July 3, 2007

HARRISONBURG—In a review essay published in the current ( July/August 2007) issue of the foreign policy journal The National Interest, Dr. J. Peter Pham, Director of the Nelson Institute for International and Public Affairs at James Madison University, considers Masters of Illusion: American Leadership in the Media Age by Steven Rosefielde and D. Quinn Mills (Cambridge University Press, 2007).

Dr. Rosefielde, professor of economics at the University of North Carolina–Chapel Hill, has authored or edited eleven books on Russia and the Soviet Union and served as an advisor to both the Pentagon and several directors of the Central Intelligence Agency. Dr. Mills, holder of the Weatherhead Chair at Harvard Business School, has penned more than twenty-five books on leadership and management. The joint effort reviewed by Dr. Pham is their first work of geopolitical grand strategy.

According to the review, the authors apply modern managerial concepts of leadership to the presidency in order to argue that a president’s success or failure is largely determined by his ability to master the illusions which the American public has created about the world and the role of the United States within it.

Bad enough by itself, when wishful thinking is married to partisan political interests and commercially driven media, the result is oversimplification, distortion and hype. This dysfunctional perspective of the world is responsible, in the authors’ thesis, for the American public’s two most deeply cherished illusions: “harmonism”—the “faith-based” notion that “most peoples and nations are well-intentioned and fair-minded and that as a result conflict among nations is almost always a result of misunderstandings”—and convergence—the equally dogmatic belief that “our system is the best, that it fits anywhere, that we have the obligation to extend it, and that if we extend it successfully, there will be peace and prosperity thereafter.” Needless to say, these illusions confuse reality on a massive scale, leading to an inability to perceive challenges to the national interest, much less to devise adequate responses to them. That national temptation to fashion societies in our own image is perhaps the biggest obstacle to embracing a mature and modest realist foreign policy of protecting ourselves, while recognizing our limits in doing so and helping others who voluntarily choose our path.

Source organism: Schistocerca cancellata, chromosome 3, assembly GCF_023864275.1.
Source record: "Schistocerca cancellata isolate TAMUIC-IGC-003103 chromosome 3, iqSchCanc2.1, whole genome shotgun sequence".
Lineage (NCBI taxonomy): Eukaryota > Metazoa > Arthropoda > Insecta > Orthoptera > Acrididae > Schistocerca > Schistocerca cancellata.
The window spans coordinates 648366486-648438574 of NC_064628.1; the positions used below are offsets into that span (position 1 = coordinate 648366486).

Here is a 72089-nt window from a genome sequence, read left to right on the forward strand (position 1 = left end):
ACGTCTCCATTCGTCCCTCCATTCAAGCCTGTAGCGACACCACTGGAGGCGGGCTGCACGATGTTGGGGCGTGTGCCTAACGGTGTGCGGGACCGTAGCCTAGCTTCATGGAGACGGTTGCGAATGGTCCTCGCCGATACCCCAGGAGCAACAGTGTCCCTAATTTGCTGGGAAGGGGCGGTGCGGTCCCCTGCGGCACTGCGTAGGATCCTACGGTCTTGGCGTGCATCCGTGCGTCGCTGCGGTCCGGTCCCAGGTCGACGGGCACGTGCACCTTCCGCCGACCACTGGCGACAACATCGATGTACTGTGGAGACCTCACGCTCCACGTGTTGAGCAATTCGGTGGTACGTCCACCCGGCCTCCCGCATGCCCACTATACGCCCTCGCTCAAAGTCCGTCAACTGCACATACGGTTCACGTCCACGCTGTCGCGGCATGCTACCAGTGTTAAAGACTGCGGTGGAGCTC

The authors contend that the United States not only faces a sequence of significant challenges—terrorism, Russian militarism, Chinese nationalism and European unification—but also wildly varying magnitudes of danger from its potential major rivals, as well as from lesser states and non-state actors, trends exacerbated by nuclear proliferation, the economic successes and failures of different nations, and old-fashioned conventional conflicts around the globe. The solution they propose is:

A policy of strategic independence—that is, of "the military deterrence of potential adversaries achieved by a combination of superior offensive capabilities, arms control, and national missile defense." At its core, this strategy would consist of four elements: a focus on the defense of the United States; avoidance of an arms race with a rival power (or powers) through a combination of arms-control agreements, strategic missile capabilities, flexible conventional forces and missile defense; pre-emption to deal with real threats, especially the threat of attacks with Weapons of Mass Destruction and sufficient conventional forces to allow independence in determining when and how to act in self-defense.

Dr. Pham comments that “as Rosefielde and Mills eloquently illustrate in Masters of Illusion, deflecting threats requires not only keeping them in constant sight but also doing nothing that would impair our freedom to respond to even greater challenges, including needlessly constraining ourselves on the one hand or foolishly overreaching on the other.

The text of Dr. Pham’s review essay, “Beyond the Illusions,” can be accessed online by clicking here.